We recently presented a paper at the 5th Paderanga-Varela Memorial Lecture entitled “Alternate Service Delivery Systems: Health and Education.” In that lecture, we looked at the Department of Health (DoH) and the Department of Education (DepEd) as service delivery systems, delivering healthcare and education respectively.
We concluded that the service delivery system of the DoH is far superior to the DepEd for two main reasons. The first is that the DoH has devolved its hospitals to the local government units while the DepEd has not. Secondly, the DoH has spun off its health financing into the Philippine Health Insurance Corp. (PhilHealth) while the DepEd has not. In this article we argue for the creation of the Philippine Education Development Fund (PhilEd).
When Isidro Consunji, President of DMCI Holdings, Inc. was asked by his officers what the role of his Chief Financial Officer (CFO) would be, he gave a three-word answer, “Fund my dreams.”
Likewise the role of PhilEd would be to fund the education dreams of all Filipinos especially the neediest and most deserving.
Filipinos have three dreams in education. The first is to enroll in a chosen course in the school of their choice. This dream will be funded by the School Vouchers Program which will now be transferred from DepEd to PhilEd.
The second dream, especially for Filipino parents, is to save enough money to fund the college education of their children, hence the prevalence of pre-need Educational Plans. Unfortunately, most of the pre-need companies went into bankruptcies causing financial ruin and emotional distress to their plan holders. There has been a massive market failure and so government must intervene. But intervention should not involve the government offering educational plans but rather in insuring these plans. Just as the Philippine Deposit Insurance Corp. (PDIC) insures the bank deposits of Filipinos, so will the PhilEd insure their educational plans. Just like PDIC which is funded from the premiums paid by the banks, PhilEd will fund this program from the premiums by the educational plan companies. PhilEd will be ideally suited to do this as it could swap the failed educational plans with school vouchers from its repository of school vouchers.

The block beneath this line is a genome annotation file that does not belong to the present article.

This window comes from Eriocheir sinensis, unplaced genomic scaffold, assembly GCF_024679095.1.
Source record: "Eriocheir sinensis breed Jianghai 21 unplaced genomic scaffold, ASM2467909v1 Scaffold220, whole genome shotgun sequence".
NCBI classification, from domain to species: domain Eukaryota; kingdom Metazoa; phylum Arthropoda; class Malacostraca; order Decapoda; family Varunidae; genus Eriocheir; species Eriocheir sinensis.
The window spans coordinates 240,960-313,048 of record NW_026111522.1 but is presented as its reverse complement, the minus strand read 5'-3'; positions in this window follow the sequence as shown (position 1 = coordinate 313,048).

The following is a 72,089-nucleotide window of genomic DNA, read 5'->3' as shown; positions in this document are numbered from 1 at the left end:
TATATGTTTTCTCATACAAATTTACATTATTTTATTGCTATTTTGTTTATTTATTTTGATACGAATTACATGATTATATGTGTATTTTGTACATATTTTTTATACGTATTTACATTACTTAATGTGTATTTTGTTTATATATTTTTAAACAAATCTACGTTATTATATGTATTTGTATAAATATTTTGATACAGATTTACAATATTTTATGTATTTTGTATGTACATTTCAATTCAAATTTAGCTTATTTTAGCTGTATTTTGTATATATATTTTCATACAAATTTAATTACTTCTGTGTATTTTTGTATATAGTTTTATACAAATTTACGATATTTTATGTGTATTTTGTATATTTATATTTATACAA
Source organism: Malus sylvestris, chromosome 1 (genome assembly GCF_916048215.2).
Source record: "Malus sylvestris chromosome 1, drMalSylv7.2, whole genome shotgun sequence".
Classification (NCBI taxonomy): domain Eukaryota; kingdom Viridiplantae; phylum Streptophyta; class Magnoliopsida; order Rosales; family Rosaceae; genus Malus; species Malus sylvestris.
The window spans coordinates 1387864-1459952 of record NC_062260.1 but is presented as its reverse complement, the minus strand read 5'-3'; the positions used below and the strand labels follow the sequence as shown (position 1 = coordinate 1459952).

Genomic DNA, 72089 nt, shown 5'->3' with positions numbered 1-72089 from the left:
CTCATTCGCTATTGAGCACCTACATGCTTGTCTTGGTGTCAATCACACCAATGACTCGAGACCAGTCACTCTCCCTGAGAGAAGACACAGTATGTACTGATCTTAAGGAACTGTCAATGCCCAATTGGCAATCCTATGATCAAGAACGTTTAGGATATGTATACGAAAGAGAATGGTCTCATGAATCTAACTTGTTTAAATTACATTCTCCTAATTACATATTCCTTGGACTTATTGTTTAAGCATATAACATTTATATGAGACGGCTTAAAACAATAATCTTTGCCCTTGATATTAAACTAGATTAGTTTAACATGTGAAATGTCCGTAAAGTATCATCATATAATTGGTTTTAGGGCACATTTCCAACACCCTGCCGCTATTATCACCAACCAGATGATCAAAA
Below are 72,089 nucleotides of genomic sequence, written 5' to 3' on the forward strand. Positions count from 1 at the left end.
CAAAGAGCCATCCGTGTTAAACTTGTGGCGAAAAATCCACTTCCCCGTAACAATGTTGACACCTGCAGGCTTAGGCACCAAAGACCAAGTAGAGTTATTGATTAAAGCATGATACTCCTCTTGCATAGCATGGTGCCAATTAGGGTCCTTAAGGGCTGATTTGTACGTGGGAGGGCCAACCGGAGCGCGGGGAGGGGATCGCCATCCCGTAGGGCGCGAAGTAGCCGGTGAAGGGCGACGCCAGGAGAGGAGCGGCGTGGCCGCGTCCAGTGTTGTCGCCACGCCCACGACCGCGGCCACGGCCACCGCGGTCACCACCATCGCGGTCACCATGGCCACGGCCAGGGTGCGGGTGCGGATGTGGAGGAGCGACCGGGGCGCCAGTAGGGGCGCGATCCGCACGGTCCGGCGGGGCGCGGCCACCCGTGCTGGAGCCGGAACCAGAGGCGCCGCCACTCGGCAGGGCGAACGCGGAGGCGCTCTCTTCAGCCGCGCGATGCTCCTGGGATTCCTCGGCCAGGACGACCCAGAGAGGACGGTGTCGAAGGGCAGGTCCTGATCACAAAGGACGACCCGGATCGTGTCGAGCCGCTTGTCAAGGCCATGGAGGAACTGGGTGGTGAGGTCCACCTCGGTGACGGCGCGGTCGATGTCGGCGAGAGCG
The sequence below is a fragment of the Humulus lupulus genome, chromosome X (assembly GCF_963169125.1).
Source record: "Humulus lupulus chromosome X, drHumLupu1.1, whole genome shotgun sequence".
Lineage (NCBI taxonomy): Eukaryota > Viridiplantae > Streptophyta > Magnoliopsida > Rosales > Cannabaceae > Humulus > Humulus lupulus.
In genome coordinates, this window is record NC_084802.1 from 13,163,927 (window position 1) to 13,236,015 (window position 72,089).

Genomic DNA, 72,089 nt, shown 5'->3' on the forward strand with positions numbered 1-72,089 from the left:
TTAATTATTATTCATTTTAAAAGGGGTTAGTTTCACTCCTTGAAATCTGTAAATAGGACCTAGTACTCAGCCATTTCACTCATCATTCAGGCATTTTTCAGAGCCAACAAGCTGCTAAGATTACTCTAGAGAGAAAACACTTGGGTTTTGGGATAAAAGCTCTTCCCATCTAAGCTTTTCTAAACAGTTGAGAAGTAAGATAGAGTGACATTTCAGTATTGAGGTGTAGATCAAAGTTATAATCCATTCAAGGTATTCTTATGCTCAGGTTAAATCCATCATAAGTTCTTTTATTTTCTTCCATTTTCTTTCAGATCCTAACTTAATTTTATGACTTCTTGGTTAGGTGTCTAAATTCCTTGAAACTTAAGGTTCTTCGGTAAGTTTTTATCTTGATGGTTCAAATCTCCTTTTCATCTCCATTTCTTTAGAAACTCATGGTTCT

The third dream is based on the realization of Filipino school graduates that their learning must continue even as they leave their alma maters. For in this modern age, the fount of personal knowledge must continuously be replenished. In healthcare, we have the Health Maintenance Organizations (HMOs) which continuously monitor and minister to our health. We need Lifelong Learning Organizations (LLOs) to continuously monitor and minister to our learning. HMOs exist in the Philippines. LLOs do not. In partnership with the international development agencies and the private sector, PhilEd will create this industry. The international development agencies will provide the technical assistance grants that will create the developmental and regulatory framework for the industry while the private sector will organize the LLOs. PhilEd will be the “bastonero” or project manager, managing the project as well as mobilizing government support and assistance.
FAPE or the Fund for Assistance to Private Education was a part of the Special Fund for Education set aside by the American government in 1963 from the surplus funds authorized by the War Damage Act of 1962 and organized under Executive Order 156 issued by President Ferdinand Marcos on Nov. 5, 1968.
From the initial seed money of $6,154,000 or P215 million (based on the 1968 peso to dollar exchange rate), the FAPE fund in 55 years had barely grown to P277 million. In contrast the trustees managing the fund have expanded their services, basically as service provider to the DepEd. As a consequence, it has been spun off as a separate organization, the Private Education Assistance Committee (PEAC).